EDITORIAL: Just how healthy are we?

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Spencer County ranks as the 11th healthiest county in Kentucky, which should come as no surprise if you’ve already read the story on the front of this week’s paper.
Yes, according to the County Health Rankings, released last week and compiled by the University of Wisconsin Population Health Institute in collaboration with the Robert Wood Johnson Foundation, our fair county ranks among the healthiest 9 percent in the state.
Considering Kentucky as a whole has a reputation as a state with poor health, we felt it only fair to look at what kind of an achievement the county health ranking really is.
As it turns out, the United Health Foundation releases rankings by state at the website AmericasHealthRankings.org.
According to that list for 2010, Kentucky ranks 44 out of 50 in overall health. That puts the state in the bottom 12 percent in the country.
Also according to that list, Kentucky ranks dead last in poor mental health days, poor physical health days and cancer deaths.
Saying you’re the 11th healthiest county in the 44th healthiest state kind of takes a little fuel off the fire, doesn’t it?
We’re certainly not trying to rain on anyone’s parade – ranking 11 out of 120 is a lot better than being at the bottom (sorry, Owsley County) – but it’s only fair to take a look at the big picture.
The County Health Rankings consider two distinct facets of health: outcomes and factors.
When we say we are the 11th healthiest county, we are referencing the “outcomes.”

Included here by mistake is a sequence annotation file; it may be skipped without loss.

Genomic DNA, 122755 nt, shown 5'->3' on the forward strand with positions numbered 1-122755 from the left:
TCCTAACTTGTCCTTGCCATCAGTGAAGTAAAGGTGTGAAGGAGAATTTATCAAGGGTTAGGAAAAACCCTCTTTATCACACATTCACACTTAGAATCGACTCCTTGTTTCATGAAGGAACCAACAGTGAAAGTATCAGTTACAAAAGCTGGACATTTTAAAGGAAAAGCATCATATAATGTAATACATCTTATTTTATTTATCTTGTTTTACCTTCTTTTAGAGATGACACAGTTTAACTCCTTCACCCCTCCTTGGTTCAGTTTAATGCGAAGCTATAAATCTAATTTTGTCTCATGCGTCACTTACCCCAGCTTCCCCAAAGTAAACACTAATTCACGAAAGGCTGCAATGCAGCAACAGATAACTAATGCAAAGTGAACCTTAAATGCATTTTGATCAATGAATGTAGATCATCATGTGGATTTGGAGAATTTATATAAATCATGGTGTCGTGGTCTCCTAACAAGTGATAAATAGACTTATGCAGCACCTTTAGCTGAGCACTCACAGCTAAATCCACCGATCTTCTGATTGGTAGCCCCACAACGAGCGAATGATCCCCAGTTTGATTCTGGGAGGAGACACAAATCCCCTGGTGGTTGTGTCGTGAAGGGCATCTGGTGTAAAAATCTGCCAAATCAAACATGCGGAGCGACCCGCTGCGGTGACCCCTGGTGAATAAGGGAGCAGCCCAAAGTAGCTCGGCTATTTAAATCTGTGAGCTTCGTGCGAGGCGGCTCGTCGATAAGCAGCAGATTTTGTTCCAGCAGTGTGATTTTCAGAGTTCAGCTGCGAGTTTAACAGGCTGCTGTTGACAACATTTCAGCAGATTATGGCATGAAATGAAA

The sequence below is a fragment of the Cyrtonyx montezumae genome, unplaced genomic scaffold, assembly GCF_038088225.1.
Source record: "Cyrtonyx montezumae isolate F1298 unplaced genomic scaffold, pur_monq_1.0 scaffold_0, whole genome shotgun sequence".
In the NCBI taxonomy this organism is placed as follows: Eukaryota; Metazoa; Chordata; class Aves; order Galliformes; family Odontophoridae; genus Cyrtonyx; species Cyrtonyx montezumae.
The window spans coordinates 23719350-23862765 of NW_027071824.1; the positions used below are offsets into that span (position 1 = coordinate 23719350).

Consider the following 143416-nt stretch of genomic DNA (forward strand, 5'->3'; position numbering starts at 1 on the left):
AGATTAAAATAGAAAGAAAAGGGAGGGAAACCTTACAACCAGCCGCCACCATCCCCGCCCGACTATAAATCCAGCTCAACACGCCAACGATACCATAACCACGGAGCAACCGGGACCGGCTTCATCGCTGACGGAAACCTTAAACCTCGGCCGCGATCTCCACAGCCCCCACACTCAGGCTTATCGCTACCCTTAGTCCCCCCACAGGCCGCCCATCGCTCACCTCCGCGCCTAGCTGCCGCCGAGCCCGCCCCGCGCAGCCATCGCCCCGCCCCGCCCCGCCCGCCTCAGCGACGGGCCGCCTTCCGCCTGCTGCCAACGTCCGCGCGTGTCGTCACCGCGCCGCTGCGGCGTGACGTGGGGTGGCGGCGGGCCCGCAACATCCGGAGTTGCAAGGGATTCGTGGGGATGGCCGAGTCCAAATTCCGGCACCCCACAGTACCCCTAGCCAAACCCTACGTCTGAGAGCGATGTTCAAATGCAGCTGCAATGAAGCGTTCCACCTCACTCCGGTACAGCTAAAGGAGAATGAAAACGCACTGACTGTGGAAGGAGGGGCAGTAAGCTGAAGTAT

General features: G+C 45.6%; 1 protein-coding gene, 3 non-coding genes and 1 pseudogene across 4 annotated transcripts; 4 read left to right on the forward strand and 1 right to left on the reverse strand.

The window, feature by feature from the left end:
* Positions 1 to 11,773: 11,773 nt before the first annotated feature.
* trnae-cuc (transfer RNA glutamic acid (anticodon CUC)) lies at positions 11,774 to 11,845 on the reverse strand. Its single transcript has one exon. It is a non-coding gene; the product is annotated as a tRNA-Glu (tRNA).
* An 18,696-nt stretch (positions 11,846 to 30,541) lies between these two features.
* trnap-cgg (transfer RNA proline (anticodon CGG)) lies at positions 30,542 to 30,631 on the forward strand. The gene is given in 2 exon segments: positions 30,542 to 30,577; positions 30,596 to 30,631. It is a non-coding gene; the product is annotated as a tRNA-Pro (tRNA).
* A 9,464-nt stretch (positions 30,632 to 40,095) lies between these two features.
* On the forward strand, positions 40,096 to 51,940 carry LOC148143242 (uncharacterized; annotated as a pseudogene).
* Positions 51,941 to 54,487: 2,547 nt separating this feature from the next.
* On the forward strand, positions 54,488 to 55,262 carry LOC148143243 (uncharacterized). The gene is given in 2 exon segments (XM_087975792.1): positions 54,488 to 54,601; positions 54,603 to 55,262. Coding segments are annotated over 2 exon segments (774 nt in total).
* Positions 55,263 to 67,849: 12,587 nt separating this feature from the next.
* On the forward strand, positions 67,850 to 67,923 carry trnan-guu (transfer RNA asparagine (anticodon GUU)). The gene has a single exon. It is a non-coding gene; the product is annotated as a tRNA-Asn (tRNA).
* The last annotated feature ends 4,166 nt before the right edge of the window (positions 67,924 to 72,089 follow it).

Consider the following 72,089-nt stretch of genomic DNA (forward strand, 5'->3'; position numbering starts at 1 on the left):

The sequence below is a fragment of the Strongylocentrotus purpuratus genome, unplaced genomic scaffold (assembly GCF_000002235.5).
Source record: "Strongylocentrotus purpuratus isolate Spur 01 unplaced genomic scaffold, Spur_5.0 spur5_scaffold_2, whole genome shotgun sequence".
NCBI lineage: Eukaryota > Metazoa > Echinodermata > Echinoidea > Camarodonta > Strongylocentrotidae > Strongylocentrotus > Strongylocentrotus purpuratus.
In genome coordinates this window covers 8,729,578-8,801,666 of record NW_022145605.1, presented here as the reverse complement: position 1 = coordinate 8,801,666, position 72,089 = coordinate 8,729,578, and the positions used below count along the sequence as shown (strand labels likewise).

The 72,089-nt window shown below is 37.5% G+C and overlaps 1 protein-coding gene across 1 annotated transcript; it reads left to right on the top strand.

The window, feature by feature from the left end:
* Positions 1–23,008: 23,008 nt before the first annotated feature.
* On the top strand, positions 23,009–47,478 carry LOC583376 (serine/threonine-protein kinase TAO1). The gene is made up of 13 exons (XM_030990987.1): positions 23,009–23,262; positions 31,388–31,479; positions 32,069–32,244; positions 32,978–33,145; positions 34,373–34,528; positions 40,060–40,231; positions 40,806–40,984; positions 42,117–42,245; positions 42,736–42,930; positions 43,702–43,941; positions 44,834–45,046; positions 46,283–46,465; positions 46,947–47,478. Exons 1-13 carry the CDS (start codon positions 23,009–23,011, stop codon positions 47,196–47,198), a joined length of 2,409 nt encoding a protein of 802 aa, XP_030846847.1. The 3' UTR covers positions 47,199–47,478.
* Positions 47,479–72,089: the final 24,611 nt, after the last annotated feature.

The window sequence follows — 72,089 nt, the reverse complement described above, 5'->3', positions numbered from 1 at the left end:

Outcomes are determined by the number of premature deaths; the percentage of people who report being in fair or poor health; the number of poor physical health days reported; the number of poor mental health days reported; and low birth weight.
About 17 percent of adults in Spencer County report being in fair or bad health. That’s basically one out of every five people.
The state percentage is pretty close – 22 percent.
But the national benchmark is 10 percent, or one in every 10 people.
Spencer County ranks 14th in health factors.
The health factors include health behaviors, clinical care, social and economic factors, and the physical environment.
Here are some of those numbers that stood out to us:
Thirty-two percent of Spencer Countians are obese. If you have three people, that means one of them is obese. In comparison, 31 percent of Kentuckians are obese and the national benchmark is one out of every four, or 25 percent.
Twenty-three percent of adults in Spencer County are uninsured. It’s 19 percent in Kentucky, and the national benchmark is 13 percent.
Only 50 percent of Spencer Countians have access to healthy foods. That means half of us don’t?
That number especially stuck out to us, so we went digging a little deeper.
According to the County Health Rankings website, in 2011, access to healthy food “was based on the percent of residential ZIP codes in a county with a healthy food outlet, defined as grocery stores or produce stands/farmers’ markets.”
Our best efforts indicate there are six ZIP codes that fall within Spencer County lines. This would mean that three of those ZIP codes do not contain either a grocery store or farmers market.
OK, I can believe that. But that reason alone is not enough for us to believe that people don’t have “access” to healthy food.
Talk about money, talk about increased food prices and talk about increased gas prices – then we’ll listen.
The percentage of Kentuckians with “access” is even lower – 44 percent. Neither the state nor county is anywhere close to the national benchmark of 92 percent.
These reasons further back up our assumption that, in short, we need to get healthy, Spencer County.
For the latest in local health news, check out our April 20 edition. This copy of The Spencer Magnet will be hand-delivered to each mailbox in the county and will include a special section devoted to your health.
By improving our health, we can help improve our state, and set an example for our fellow Kentuckians.